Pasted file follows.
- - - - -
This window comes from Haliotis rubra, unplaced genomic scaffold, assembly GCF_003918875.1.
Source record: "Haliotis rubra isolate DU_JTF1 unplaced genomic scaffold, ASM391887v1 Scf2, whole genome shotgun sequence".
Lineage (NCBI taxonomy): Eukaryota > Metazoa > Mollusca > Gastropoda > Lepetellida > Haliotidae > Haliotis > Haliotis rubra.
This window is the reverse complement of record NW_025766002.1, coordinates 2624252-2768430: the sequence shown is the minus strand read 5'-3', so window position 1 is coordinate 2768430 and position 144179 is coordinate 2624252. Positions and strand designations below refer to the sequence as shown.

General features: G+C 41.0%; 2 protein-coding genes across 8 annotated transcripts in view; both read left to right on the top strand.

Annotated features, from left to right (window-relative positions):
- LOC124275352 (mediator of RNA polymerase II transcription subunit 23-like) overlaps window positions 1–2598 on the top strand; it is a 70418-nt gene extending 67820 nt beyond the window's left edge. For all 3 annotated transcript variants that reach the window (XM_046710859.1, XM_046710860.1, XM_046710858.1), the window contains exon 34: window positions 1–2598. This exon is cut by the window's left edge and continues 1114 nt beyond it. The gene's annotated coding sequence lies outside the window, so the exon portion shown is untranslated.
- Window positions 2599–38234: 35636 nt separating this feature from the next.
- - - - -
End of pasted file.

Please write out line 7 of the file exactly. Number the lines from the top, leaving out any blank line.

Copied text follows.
- LOC124275352 (mediator of RNA polymerase II transcription subunit 23-like) overlaps window positions 1–2598 on the top strand; it is a 70418-nt gene extending 67820 nt beyond the window's left edge. For all 3 annotated transcript variants that reach the window (XM_046710859.1, XM_046710860.1, XM_046710858.1), the window contains exon 34: window positions 1–2598. This exon is cut by the window's left edge and continues 1114 nt beyond it. The gene's annotated coding sequence lies outside the window, so the exon portion shown is untranslated.